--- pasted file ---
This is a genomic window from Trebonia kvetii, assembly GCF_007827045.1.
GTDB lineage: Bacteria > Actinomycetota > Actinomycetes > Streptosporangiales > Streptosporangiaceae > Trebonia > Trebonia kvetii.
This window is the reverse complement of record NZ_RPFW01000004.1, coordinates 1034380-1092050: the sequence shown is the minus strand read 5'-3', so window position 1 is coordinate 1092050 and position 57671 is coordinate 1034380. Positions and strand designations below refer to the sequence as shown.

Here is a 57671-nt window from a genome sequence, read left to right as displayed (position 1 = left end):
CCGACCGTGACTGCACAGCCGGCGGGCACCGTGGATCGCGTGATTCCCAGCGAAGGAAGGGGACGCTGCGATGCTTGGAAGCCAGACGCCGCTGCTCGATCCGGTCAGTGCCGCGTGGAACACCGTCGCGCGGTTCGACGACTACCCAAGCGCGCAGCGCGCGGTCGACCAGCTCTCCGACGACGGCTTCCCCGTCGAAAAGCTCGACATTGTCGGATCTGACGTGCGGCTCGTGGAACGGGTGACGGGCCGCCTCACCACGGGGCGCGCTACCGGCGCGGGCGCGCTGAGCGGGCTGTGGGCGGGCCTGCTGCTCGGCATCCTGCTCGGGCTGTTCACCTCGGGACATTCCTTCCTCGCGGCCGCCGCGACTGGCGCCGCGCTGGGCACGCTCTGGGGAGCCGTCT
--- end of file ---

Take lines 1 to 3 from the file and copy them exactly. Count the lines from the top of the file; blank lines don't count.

This is a genomic window from Trebonia kvetii, assembly GCF_007827045.1.
GTDB lineage: Bacteria > Actinomycetota > Actinomycetes > Streptosporangiales > Streptosporangiaceae > Trebonia > Trebonia kvetii.
This window is the reverse complement of record NZ_RPFW01000004.1, coordinates 1034380-1092050: the sequence shown is the minus strand read 5'-3', so window position 1 is coordinate 1092050 and position 57671 is coordinate 1034380. Positions and strand designations below refer to the sequence as shown.